This week on IFC News:
Aaron Hillis interviews one Crispin Hellion Glover:
Are there any major misconceptions about you or your work that bother you?
It’s going away in general, but there have been conceptions â€” and you
see it written on the internet â€” that people think I’m insane or
psychotic. It felt for a while that that was almost a majority of
opinion. But I mean, I’ve been in the business professionally since I
was 13. Is that almost 30 years? Is that possible? I’m 42, or 43? I
can’t even remember how old I am. What year is this? [laughs] I was
born in ’64, and this is 2007, so yeah, 43. I started in film when I
was 18, so that’s a long time to have been around. I’ve now published
four books, I’ve had a record out, and I’ve produced, directed and
edited two different films that I’m proud of. It’s like, at a certain
point, how genuinely insane can someone who’s done all that be?
Michael Atkinson on "I Am Cuba":
I’ve had suburban college students, otherwise prone to dozy
dismissiveness at the very notion of a black-&-white, subtitled
movie, weep openly at "I Am Cuba." Once you’re confronted with the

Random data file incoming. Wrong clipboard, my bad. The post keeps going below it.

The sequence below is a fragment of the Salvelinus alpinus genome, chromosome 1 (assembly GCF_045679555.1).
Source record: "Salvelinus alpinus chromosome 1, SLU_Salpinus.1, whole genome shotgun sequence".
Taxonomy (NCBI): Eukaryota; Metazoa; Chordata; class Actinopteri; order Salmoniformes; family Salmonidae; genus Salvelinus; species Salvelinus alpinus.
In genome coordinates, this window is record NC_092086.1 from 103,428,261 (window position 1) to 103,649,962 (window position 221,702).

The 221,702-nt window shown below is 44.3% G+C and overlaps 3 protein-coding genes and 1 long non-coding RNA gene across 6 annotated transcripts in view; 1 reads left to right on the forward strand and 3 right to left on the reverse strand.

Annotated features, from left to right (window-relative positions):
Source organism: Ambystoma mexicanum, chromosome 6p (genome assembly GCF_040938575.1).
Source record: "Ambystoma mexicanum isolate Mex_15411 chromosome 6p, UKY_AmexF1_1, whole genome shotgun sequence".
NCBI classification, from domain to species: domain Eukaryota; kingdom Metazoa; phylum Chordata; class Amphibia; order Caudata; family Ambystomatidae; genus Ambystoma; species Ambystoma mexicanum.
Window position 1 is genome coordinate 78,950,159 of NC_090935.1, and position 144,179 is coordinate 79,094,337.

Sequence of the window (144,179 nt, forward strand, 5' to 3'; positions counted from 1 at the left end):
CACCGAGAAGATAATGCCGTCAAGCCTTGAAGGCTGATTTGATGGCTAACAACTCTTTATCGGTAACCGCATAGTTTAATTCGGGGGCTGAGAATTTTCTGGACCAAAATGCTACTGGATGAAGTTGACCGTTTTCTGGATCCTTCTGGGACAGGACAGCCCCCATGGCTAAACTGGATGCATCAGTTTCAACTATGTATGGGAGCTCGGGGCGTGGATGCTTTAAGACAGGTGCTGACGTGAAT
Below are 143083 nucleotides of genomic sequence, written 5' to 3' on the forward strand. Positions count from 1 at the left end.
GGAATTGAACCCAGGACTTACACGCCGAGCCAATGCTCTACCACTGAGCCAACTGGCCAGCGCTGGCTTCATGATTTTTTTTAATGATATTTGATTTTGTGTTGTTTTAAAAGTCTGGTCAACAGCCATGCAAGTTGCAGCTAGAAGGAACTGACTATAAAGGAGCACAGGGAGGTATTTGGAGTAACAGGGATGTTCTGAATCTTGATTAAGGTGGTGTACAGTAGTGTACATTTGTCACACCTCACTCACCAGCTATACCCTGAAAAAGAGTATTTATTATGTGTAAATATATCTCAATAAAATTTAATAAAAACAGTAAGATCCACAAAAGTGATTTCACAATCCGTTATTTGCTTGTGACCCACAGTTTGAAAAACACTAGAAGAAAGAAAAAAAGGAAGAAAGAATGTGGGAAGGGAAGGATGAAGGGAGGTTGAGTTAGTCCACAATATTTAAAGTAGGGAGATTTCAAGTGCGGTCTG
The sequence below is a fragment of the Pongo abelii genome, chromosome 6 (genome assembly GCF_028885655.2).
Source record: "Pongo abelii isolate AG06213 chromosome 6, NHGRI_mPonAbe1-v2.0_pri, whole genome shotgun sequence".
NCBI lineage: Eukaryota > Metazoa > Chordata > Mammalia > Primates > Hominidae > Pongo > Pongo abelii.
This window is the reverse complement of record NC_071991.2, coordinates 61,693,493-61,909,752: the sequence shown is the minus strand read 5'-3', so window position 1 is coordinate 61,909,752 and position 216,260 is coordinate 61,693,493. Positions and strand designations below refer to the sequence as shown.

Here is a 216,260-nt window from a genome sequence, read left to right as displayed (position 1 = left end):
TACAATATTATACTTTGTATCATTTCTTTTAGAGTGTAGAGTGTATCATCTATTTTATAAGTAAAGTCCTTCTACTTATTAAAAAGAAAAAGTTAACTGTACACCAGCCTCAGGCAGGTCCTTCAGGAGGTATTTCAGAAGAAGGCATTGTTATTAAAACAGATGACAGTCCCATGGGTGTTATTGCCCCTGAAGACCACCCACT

famous, two-and-a-half-minute one-shot funeral march sequence, in which
seemingly the entirety of the city of Havana is participating, and in
which the camera climbs buildings, passes over rooftops and through
windows and finally flies out over the crowd in mid-air, without a
single cut, you’ve begun to understand how the film certainly
represented a kind of cinematic frontier for filmmakers like MiklÃ³s
JancsÃ³, Andrei Tarkovsky, Alexander Sokurov and Theo Angelopoulos, and
still does, in many ways, today.
On the podcast, we discuss screenwriters on screen.
Matt Singer reviews "I’m Not There": "I deeply respect its intentions, admire both its filmmaker and its subject, but have very little affection for the finished product."
And Christopher Bonet has what’s new in theaters.
Happy Thanksgiving, all!